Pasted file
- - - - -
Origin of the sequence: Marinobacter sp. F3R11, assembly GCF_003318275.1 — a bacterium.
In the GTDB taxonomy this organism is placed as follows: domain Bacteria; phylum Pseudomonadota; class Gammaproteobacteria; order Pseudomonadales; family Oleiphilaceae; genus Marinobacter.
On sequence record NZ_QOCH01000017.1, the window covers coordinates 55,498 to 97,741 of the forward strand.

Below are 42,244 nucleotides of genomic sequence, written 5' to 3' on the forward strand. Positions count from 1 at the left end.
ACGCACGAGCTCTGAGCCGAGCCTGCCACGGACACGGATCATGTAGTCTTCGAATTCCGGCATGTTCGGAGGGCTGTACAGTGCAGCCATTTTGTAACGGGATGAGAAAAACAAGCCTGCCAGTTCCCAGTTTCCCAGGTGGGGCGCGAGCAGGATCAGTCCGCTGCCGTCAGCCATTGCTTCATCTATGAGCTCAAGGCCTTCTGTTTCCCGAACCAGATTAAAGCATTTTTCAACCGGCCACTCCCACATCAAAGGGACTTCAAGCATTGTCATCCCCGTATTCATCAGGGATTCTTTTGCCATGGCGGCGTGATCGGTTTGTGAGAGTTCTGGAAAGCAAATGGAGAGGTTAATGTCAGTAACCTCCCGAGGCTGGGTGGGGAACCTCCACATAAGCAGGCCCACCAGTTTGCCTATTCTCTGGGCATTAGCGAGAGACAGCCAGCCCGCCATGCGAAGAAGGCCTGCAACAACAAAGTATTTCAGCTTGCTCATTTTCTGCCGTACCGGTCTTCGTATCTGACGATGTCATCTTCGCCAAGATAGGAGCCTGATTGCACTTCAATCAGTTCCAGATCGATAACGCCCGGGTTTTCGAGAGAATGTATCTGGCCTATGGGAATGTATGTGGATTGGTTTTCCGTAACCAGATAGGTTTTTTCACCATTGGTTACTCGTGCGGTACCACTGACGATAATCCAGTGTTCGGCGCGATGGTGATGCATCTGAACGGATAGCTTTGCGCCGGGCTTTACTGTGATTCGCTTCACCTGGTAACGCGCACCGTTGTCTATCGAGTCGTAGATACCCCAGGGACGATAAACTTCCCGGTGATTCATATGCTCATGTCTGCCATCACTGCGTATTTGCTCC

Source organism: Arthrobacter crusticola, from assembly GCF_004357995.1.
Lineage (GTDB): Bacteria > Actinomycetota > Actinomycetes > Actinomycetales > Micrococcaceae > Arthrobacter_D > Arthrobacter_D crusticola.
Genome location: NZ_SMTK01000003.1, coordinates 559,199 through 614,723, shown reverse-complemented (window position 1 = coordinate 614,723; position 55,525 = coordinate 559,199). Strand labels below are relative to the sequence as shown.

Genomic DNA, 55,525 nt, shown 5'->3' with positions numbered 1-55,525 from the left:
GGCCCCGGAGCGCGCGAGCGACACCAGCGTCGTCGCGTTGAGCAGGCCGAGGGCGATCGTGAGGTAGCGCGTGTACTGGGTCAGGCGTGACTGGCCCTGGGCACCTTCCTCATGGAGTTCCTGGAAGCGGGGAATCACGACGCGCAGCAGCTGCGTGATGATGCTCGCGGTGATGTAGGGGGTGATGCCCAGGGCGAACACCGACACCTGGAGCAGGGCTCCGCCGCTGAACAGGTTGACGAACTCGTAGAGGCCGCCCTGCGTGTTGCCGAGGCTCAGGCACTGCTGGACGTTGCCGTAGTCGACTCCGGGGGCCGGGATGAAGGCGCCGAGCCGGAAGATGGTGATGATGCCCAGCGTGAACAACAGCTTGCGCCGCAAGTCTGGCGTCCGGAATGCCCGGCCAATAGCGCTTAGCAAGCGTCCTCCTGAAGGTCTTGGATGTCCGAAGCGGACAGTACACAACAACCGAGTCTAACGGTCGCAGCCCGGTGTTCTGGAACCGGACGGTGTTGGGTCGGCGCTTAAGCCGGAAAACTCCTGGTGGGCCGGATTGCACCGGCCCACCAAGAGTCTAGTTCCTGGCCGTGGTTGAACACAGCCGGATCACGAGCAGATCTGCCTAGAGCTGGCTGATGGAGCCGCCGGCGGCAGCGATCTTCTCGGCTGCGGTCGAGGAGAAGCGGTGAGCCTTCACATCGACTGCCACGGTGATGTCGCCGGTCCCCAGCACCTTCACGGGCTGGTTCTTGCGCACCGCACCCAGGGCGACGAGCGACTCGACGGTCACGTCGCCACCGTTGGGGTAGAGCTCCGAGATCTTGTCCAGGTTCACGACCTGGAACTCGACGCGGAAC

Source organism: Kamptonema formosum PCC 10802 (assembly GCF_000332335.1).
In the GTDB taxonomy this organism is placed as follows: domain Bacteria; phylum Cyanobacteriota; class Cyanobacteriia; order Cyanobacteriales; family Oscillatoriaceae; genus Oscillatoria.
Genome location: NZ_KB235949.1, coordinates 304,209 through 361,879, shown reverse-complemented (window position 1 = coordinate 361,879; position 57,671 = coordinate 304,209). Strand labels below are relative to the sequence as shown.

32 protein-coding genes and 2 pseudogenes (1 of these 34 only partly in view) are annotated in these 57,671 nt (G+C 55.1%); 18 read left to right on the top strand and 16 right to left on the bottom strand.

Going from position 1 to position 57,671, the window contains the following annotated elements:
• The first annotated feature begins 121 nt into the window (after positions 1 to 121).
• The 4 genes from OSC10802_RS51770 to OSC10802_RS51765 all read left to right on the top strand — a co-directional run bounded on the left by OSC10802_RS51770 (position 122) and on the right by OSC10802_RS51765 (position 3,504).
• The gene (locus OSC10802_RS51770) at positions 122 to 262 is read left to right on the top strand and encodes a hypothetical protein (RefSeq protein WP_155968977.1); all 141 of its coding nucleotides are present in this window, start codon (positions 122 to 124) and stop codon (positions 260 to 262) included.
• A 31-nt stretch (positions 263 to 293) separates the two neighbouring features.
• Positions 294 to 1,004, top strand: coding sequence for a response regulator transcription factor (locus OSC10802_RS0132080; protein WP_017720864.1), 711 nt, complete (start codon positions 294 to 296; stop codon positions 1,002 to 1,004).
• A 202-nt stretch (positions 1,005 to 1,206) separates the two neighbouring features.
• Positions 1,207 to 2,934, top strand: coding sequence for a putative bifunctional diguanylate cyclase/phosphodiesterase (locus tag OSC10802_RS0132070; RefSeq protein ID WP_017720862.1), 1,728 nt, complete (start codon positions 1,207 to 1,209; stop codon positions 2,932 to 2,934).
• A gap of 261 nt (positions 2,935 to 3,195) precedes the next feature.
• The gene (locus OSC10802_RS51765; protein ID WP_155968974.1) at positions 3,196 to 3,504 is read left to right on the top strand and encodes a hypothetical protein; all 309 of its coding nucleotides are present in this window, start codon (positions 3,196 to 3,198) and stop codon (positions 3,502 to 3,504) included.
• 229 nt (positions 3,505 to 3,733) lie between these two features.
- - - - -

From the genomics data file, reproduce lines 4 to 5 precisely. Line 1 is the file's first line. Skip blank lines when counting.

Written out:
Below are 42,244 nucleotides of genomic sequence, written 5' to 3' on the forward strand. Positions count from 1 at the left end.
ACGCACGAGCTCTGAGCCGAGCCTGCCACGGACACGGATCATGTAGTCTTCGAATTCCGGCATGTTCGGAGGGCTGTACAGTGCAGCCATTTTGTAACGGGATGAGAAAAACAAGCCTGCCAGTTCCCAGTTTCCCAGGTGGGGCGCGAGCAGGATCAGTCCGCTGCCGTCAGCCATTGCTTCATCTATGAGCTCAAGGCCTTCTGTTTCCCGAACCAGATTAAAGCATTTTTCAACCGGCCACTCCCACATCAAAGGGACTTCAAGCATTGTCATCCCCGTATTCATCAGGGATTCTTTTGCCATGGCGGCGTGATCGGTTTGTGAGAGTTCTGGAAAGCAAATGGAGAGGTTAATGTCAGTAACCTCCCGAGGCTGGGTGGGGAACCTCCACATAAGCAGGCCCACCAGTTTGCCTATTCTCTGGGCATTAGCGAGAGACAGCCAGCCCGCCATGCGAAGAAGGCCTGCAACAACAAAGTATTTCAGCTTGCTCATTTTCTGCCGTACCGGTCTTCGTATCTGACGATGTCATCTTCGCCAAGATAGGAGCCTGATTGCACTTCAATCAGTTCCAGATCGATAACGCCCGGGTTTTCGAGAGAATGTATCTGGCCTATGGGAATGTATGTGGATTGGTTTTCCGTAACCAGATAGGTTTTTTCACCATTGGTTACTCGTGCGGTACCACTGACGATAATCCAGTGTTCGGCGCGATGGTGATGCATCTGAACGGATAGCTTTGCGCCGGGCTTTACTGTGATTCGCTTCACCTGGTAACGCGCACCGTTGTCTATCGAGTCGTAGATACCCCAGGGACGATAAACTTCCCGGTGATTCATATGCTCATGTCTGCCATCACTGCGTATTTGCTCC